A new tree caught my attention on campus today because the leaves are starting to turn red. There are two Black Tupelo, (Nyssa sylvatica), next to each other, across from the Frost House on the north west side of Mary Lyons.
Notice the elliptical leaves are dark glossy green and watch over the next weeks as the foliage turns shades of yellow, orange, bright red, purple or scarlet- different colors on the same branch even. Maybe we should call this the rainbow tree?
Check out the bark and see if you think it resembles an alligator’s hide?
Are the leaves opposite or alternate in their arrangement on the stem?
Watch as the small fruit, in clusters of 2 to 3, ripens to bluish-black in late September and early October. On August 18th, 2020 the fruit is still green.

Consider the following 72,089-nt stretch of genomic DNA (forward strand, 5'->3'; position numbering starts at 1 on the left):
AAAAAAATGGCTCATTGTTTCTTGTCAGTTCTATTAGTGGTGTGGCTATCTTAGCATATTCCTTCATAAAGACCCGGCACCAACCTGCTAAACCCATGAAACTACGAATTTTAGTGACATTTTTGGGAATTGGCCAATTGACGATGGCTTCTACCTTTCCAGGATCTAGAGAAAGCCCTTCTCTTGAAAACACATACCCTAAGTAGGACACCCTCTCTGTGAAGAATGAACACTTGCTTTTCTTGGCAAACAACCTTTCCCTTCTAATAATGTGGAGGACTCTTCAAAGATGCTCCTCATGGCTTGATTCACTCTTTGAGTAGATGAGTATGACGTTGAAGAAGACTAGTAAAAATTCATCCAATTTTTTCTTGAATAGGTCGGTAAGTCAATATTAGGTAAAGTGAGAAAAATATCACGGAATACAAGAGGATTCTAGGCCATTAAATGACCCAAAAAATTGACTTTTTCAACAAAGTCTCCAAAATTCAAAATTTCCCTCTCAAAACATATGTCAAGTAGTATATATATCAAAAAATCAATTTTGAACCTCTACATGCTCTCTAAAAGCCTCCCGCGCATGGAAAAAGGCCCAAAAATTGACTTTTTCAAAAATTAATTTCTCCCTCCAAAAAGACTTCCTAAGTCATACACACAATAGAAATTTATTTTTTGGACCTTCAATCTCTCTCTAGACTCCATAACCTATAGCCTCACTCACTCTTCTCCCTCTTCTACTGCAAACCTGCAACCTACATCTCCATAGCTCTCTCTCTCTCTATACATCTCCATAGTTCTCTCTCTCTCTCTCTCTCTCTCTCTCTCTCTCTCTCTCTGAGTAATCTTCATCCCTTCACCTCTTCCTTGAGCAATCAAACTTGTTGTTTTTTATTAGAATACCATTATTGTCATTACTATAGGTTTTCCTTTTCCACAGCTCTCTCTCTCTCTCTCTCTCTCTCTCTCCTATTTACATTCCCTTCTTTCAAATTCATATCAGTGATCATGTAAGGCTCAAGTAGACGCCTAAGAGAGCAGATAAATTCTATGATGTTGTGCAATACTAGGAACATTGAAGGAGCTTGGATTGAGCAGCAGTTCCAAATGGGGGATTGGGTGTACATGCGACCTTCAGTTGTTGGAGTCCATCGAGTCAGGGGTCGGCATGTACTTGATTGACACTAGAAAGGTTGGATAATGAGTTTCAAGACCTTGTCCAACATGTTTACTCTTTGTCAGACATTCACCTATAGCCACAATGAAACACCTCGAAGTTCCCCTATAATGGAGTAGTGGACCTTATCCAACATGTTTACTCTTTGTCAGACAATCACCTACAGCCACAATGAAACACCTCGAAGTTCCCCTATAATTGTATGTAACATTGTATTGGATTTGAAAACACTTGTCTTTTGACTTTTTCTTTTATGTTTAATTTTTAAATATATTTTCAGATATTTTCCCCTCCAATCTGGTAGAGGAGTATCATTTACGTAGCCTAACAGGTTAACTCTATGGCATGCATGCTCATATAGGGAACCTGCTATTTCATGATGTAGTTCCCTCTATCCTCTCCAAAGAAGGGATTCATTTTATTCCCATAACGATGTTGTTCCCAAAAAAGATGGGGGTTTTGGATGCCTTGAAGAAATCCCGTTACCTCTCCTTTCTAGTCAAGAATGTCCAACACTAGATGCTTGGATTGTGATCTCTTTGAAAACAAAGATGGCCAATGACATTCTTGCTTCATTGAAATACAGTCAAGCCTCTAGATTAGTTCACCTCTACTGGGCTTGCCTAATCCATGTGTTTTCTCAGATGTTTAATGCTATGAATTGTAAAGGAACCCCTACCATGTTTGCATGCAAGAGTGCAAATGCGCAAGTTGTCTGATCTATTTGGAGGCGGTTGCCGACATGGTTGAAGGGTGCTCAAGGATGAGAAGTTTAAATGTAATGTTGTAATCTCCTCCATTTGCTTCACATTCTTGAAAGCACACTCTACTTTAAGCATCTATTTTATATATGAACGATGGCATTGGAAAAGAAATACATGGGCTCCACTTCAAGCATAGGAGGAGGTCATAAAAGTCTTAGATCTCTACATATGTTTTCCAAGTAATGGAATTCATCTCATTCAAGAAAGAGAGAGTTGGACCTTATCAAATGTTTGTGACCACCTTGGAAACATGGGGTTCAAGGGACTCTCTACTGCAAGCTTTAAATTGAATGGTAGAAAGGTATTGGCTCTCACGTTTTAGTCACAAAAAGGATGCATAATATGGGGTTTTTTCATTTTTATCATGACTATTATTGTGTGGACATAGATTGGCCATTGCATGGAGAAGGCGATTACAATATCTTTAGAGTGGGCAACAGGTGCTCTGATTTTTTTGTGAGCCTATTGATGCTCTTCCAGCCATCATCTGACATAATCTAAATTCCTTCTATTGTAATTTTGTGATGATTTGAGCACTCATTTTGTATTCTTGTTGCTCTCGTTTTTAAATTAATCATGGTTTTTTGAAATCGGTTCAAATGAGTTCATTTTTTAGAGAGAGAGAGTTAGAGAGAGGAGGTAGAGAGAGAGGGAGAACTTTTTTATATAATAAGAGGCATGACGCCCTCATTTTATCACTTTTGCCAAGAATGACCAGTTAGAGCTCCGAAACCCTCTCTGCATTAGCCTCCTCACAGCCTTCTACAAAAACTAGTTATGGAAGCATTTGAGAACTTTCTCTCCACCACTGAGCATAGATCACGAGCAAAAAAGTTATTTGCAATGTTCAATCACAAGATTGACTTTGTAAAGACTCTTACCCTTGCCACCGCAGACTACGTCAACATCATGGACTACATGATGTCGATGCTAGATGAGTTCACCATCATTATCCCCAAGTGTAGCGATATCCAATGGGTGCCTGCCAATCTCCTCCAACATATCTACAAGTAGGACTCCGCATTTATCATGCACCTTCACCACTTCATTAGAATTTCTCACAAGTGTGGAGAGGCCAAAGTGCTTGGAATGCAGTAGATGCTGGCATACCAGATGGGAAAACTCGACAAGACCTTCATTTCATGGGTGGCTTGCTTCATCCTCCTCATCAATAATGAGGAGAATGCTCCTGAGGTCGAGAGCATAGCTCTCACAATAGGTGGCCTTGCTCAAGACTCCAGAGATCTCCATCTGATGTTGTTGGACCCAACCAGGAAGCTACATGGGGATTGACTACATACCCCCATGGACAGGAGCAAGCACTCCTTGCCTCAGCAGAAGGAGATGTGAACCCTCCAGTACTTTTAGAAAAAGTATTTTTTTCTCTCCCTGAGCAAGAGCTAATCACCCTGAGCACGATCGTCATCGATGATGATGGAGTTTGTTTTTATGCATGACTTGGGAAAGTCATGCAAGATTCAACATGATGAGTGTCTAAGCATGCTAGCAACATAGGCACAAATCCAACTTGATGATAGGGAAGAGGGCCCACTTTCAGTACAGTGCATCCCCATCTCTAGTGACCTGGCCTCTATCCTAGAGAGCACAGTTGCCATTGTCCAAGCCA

Best of all the fruit, (called drupes), of this native tree, is eaten by many species of birds and mammals, so if you want to try some foraging, you will have competition. Expect a sour or bitter taste.
Van Morrison released the song “Tupelo Honey” in 1971, referring to the honey production from Tupelos; honey from the White Tupelo is a million dollar industry in Florida. Both the Black and White provide nutrients for pollinators!!
I wrote this post to add to my tree tours on campus this fall, so far, four are scheduled for various classes. So, trees were on my mind as I was walking through campus today on my way to see the exhibit at the Museum of the White Mountains on “Watching The Seasons Change.”